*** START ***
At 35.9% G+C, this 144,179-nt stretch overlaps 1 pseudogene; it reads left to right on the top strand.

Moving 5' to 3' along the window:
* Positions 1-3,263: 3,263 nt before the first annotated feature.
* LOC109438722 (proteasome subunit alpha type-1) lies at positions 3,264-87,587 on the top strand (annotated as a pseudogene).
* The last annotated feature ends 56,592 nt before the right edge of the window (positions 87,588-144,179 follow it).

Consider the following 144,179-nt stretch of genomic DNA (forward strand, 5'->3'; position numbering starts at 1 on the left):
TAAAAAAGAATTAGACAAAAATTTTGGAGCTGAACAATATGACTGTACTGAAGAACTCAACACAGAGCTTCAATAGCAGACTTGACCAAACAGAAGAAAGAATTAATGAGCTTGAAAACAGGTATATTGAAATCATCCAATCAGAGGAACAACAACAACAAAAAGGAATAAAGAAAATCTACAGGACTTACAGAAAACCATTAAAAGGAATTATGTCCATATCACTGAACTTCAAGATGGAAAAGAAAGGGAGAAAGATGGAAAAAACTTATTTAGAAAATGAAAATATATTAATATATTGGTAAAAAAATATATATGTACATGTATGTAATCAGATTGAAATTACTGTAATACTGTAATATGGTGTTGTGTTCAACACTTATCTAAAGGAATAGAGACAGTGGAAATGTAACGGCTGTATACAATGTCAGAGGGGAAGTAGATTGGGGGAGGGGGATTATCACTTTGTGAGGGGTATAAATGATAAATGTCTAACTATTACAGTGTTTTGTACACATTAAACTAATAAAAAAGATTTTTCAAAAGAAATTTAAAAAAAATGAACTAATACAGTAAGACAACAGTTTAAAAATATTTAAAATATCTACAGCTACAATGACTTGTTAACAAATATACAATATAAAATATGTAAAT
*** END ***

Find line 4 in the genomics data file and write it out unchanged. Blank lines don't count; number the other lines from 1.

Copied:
* LOC109438722 (proteasome subunit alpha type-1) lies at positions 3,264-87,587 on the top strand (annotated as a pseudogene).